What is Formal review?

Formal reviews follow a formal process. It is well structured and regulated.
A formal review process consists of six main steps:

  1. Planning
  2. Kick-off
  3. Preparation
  4. Review meeting
  5. Rework
  6. Follow-up

1. Planning: The first phase of the formal review is the Planning phase. In this phase thereview process begins with a request for review by the author to the moderator (or inspection leader). A moderator has to take care of the scheduling like date, time, place and invitation of the review. For the formal reviews the moderator performs the entry check and also defines the formal exit criteria. The entry check is done to ensure that the reviewer’s time is not wasted on a document that is not ready for review. After doing the entry check if the document is found to have very little defects then it’s ready to go for the reviews. So, the entry criteria are to check that whether the document is ready to enter the formal review process or not. Hence the entry criteria for any document to go for the reviews are:

      • The documents should not reveal a large number of major defects.
      • The documents to be reviewed should be with line numbers.
      • The documents should be cleaned up by running any automated checks that apply.
      • The author should feel confident about the quality of the document so that he can join the review team with that document.

Once, the document clear the entry check the moderator and author decides that which part of the document is to be reviewed. Since the human mind can understand only a limited set of pages at one time so in a review the maximum size is between 10 and 20 pages. Hence checking the documents improves the moderator ability to lead the meeting because it ensures the better understanding.

2. Kick-off:  This kick-off meeting is an optional step in a review procedure. The goal of this step is to give a short introduction on the objectives of the review and the documents to everyone in the meeting. The relationships between the document under review and the other documents are also explained, especially if the numbers of related documents are high. At customer sites, we have measured results up to 70% more major defects found per page as a result of performing a kick-off, [van Veenendaal and van der Zwan, 2000].

3. Preparation: In this step the reviewers review the document individually using the related documents, procedures, rules and checklists provided. Each participant while reviewing individually identifies the defects, questions and comments according to their understanding of the document and role. After that all issues are recorded using a logging form. The success factor for a thorough preparation is the number of pages checked per hour. This is called the checking rate. Usually the checking rate is in the range of 5 to 10 pages per hour.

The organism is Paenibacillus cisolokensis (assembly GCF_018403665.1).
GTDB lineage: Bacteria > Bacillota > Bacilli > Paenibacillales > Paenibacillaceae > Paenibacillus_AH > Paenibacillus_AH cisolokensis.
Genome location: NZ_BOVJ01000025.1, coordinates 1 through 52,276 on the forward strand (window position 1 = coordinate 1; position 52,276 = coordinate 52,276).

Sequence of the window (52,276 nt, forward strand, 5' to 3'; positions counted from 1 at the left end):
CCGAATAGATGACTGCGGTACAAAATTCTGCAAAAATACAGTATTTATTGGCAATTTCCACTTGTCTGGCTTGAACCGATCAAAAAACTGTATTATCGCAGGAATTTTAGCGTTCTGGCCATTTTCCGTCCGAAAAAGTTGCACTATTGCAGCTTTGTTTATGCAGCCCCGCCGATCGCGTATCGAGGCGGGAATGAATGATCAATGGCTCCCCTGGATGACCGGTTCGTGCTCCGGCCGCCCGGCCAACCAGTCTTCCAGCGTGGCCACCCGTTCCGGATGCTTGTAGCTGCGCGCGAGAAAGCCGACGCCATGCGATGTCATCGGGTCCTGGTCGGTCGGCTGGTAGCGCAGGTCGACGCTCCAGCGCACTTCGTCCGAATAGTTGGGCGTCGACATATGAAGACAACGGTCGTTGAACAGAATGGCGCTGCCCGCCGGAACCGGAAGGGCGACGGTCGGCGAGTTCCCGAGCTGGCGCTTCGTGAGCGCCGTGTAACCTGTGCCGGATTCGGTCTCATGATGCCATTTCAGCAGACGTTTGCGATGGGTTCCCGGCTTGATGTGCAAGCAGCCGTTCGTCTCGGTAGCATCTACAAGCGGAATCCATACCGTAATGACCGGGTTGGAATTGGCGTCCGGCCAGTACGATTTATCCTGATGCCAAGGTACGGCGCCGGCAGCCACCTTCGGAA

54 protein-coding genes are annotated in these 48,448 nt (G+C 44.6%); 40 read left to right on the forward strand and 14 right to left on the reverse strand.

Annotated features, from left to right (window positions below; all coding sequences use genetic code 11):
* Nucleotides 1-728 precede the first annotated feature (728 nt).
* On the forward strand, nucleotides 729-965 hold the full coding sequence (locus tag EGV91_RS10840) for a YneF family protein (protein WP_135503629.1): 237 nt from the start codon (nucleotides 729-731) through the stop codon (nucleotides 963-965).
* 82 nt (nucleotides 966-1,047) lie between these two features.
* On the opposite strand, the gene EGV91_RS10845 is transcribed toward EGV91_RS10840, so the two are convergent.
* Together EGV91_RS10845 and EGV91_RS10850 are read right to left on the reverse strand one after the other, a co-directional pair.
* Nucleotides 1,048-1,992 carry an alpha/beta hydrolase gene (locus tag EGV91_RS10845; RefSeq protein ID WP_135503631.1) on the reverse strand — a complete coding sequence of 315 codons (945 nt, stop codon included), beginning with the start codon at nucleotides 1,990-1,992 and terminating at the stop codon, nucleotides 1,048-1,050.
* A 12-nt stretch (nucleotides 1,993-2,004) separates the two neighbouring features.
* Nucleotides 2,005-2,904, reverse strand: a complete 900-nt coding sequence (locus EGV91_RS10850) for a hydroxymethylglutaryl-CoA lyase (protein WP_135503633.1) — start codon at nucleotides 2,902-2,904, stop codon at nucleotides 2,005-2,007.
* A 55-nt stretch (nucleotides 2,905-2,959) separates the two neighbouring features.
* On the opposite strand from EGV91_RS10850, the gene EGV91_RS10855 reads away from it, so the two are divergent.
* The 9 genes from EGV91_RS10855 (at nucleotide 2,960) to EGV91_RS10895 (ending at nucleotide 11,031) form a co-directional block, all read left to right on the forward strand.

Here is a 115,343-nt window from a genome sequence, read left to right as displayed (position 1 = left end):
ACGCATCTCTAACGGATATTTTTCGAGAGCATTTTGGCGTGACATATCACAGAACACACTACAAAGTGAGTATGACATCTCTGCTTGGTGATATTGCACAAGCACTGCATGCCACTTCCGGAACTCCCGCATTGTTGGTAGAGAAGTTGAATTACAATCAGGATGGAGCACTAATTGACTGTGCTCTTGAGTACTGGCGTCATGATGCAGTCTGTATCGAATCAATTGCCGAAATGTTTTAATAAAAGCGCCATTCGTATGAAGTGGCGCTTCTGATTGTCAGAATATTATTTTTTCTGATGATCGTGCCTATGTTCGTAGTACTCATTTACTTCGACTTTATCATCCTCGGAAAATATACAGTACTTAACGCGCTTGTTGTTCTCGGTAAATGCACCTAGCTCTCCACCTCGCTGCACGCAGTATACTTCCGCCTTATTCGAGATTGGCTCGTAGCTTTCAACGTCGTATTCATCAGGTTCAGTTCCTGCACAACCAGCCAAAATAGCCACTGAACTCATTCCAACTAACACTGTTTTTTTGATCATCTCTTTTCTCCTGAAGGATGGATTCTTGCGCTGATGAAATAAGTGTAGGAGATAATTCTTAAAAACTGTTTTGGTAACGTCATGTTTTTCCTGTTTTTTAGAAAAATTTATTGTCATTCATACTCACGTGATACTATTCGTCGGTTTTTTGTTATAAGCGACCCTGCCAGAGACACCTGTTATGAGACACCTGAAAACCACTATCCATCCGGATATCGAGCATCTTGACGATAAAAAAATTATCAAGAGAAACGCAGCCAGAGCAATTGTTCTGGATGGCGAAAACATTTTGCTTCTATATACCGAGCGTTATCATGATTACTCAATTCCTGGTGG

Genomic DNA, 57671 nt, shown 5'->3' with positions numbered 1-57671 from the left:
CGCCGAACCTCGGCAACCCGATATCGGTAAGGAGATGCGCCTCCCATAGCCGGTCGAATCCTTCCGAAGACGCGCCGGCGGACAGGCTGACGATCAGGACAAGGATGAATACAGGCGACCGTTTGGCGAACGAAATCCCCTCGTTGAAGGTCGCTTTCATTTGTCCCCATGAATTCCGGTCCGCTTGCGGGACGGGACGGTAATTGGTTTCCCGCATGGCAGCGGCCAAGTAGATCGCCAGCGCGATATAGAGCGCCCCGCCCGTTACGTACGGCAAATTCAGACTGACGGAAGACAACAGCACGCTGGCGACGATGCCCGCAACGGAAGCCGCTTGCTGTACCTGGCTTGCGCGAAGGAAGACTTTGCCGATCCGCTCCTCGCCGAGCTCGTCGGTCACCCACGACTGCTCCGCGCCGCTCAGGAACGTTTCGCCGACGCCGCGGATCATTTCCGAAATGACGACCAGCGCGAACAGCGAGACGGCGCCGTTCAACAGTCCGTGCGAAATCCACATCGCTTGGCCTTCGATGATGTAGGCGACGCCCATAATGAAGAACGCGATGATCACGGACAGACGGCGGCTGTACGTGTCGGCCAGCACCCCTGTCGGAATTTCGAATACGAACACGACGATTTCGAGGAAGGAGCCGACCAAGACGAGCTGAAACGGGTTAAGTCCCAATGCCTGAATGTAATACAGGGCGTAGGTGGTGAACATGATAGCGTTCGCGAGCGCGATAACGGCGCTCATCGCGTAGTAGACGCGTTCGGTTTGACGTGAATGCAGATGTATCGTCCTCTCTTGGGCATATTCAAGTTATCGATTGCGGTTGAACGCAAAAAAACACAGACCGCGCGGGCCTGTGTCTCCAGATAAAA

4. Review meeting: The review meeting consists of three phases:

  • Logging phase: In this phase the issues and the defects that have been identified during the preparation step are logged page by page. The logging is basically done by the author or by a scribe. Scribe is a separate person to do the logging and is especially useful for the formal review types such as an inspection. Every defects and it’s severity should be logged in any of the three severity classes given below:
    — Critical:
    The defects will cause downstream damage.
    Major: The defects could cause a downstream damage.
    Minor: The defects are highly unlikely to cause the downstream damage.

During the logging phase the moderator focuses on logging as many defects as possible within a certain time frame and tries to keep a good logging rate (number of defects logged per minute). In formal review meeting the good logging rate should be between one and two defects logged per minute.

  • Discussion phase: If any issue needs discussion then the item is logged and then handled in the discussion phase. As chairman of the discussion meeting, the moderator takes care of the people issues and prevents discussion from getting too personal and calls for a break to cool down the heated discussion. The outcome of the discussions is documented for the future reference.
  • Decision phase: At the end of the meeting a decision on the document under review has to be made by the participants, sometimes based on formal exit criteria. Exit criteria are the average number of critical and/or major defects found per page (for example no more than three critical/major defects per page). If the number of defects found per page is more than a certain level then the document must be reviewed again, after it has been reworked.

5. Rework: In this step if the number of defects found per page exceeds the certain level then the document has to be reworked. Not every defect that is found leads to rework. It is the author’s responsibility to judge whether the defect has to be fixed. If nothing can be done about an issue then at least it should be indicated that the author has considered the issue.

6. Follow-up: In this step the moderator check to make sure that the author has taken action on all known defects. If it is decided that all participants will check the updated documents then the moderator takes care of the distribution and collects the feedback. It is the responsibility of the moderator to ensure that the information is correct and stored for future analysis.